Ankylosing spondylitis is not a competition – seems pretty simple, right? It is is a cruel condition. An invisible disease. If you read this, you probably live with it and endure it in your individual way. There is no one piece of advice that can apply to everyone, as everyone has different tolerances, and everyone’s condition develops in different ways. However, we all need to do the most we can to try and keep healthy.


There does seem to be an age gap developing within the community. Unfortunately, I have noticed an increasing trend in this statement, “you are young and therefore lucky.”

As if age is suddenly a cure for a disease that has no cure.

Yes, maybe we are lucky that we were diagnosed when younger. We have better access to medication than ever before. We can learn about the disease when still young, and develop along side it.

At the same time, we have had our youth robbed from us. I have spent more days/months in hospitals, MRI/ X-Ray machines, and being bed bound than I have ever spent at parties, social events, or going out with friends.


Secondly, the importance of exercise can not be over-stressed. “Use it or lose it” is a mantra that I wholeheartedly support. Some people have the ability to do more exercise (such as myself) and for some people it is a mission to go for a walk. One thing we do have in common though is pain: we are all in pain.


Pain that most people can not imagine living with on a day to day basis. I am a seemingly very active, healthy, outgoing 22 year old. Yet, on a nearly weekly basis I am close to vomiting due to the amount of pain I am in. Just recently, I was nearly brought to tears while standing at a climbing competition watching others climb. Not due to the amazing performance in-front of me, but because of the fact that it felt like someone was smashing my hips/SI joints with a hammer.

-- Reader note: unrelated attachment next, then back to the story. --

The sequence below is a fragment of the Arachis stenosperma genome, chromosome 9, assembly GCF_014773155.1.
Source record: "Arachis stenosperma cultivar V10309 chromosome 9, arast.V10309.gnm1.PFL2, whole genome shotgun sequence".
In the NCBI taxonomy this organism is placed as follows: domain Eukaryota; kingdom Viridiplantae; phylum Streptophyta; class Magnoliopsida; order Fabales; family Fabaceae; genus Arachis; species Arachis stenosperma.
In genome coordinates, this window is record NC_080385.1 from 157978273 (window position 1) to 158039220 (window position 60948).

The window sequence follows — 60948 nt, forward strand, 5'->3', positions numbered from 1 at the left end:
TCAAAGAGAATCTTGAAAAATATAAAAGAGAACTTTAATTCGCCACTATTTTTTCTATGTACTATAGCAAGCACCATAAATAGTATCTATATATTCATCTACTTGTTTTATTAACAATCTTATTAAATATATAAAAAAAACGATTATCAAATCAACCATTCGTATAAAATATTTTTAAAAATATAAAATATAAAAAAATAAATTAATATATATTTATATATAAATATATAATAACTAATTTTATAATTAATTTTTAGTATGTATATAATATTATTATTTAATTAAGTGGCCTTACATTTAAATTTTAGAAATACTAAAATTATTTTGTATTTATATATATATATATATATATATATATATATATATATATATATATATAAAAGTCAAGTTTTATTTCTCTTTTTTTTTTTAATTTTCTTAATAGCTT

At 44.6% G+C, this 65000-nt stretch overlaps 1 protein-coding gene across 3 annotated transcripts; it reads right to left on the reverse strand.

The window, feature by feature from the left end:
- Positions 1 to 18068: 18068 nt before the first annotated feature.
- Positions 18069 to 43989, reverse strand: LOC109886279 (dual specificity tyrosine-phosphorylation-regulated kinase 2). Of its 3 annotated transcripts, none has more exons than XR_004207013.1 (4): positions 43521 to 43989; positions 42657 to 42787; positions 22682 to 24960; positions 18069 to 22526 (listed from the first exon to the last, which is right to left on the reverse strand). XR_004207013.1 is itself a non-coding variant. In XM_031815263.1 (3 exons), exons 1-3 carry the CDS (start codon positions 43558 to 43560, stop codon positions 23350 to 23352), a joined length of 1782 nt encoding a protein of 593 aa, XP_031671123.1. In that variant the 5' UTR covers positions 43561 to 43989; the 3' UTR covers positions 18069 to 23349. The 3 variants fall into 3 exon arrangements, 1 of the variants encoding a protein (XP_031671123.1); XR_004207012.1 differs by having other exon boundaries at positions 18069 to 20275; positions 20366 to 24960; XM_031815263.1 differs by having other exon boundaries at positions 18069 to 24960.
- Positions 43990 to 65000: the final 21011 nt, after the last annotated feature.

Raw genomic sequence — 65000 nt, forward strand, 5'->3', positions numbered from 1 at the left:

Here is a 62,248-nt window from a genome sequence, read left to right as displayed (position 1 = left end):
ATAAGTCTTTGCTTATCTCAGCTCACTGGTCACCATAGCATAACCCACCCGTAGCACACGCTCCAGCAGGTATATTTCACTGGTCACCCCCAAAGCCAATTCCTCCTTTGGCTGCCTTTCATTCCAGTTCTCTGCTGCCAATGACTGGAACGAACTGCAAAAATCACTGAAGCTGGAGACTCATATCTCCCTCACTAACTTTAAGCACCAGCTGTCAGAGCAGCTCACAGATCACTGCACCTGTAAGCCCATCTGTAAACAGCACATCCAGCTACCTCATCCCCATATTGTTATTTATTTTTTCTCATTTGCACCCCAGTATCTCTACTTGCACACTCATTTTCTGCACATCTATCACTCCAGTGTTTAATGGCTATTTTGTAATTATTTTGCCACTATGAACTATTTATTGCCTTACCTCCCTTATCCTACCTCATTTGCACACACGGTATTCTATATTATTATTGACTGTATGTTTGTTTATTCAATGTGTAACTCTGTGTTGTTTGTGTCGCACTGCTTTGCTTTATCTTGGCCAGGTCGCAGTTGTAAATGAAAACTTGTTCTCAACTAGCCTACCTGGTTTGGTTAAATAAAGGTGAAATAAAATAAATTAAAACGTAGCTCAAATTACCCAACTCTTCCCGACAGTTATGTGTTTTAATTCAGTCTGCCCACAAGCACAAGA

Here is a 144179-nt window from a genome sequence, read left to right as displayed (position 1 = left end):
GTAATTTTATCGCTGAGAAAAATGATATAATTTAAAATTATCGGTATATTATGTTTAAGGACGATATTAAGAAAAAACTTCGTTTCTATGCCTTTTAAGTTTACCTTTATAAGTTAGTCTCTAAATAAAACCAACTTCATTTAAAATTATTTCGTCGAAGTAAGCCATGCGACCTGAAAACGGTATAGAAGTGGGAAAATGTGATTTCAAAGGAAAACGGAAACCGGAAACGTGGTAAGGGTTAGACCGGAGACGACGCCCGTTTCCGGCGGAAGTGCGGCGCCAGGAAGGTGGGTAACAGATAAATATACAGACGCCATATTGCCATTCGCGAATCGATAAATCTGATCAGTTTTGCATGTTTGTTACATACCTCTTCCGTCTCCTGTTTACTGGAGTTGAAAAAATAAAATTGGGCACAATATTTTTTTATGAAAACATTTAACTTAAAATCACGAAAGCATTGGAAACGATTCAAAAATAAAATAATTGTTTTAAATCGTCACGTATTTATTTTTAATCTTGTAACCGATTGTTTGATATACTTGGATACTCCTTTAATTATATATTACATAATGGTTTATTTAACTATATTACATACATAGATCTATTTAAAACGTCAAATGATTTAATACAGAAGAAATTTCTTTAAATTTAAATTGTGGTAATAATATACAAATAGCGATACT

There is a fine line to be trod when it comes to exercise, over-training, injuring yourself, or just making your overall condition worse, and it is the responsibility of every individual to find their own limits.

With that, everyone can have their own goals.

No matter how big or small they may seem to the outside world. Going for a walk, doing some yoga, or any other form of exercise is both overcoming pain, and benefiting you physically and mentally.


Lastly, we all want support and understanding. All of us. We are the people best suited to give that support, that moral boost, that “well done”, “keep going”, “that’s awesome”, so why not give it? Let’s all keep pushing each other forward, together, instead of competing at who has it worse.


We, as a community, have to dispel this attitude of competition from the AS community. The promotion of exercise is crucial. At the same time the promotion of exercise is not a personal attack against someone’s condition.

Everyone is different. Everyone deals with it differently.


Max is a 22 year student who always competed at sport, and since he was diagnosed at 17 he has continued to be as active as possible. AS does not stop him from travelling the world, climbing, running (and a host of other activities). In fact, he believes that this has helped him tremendously both physically and mentally, and he hopes to be able to follow his passions for a very, very, long time. You can find Max on Instagram or on the YouTube.

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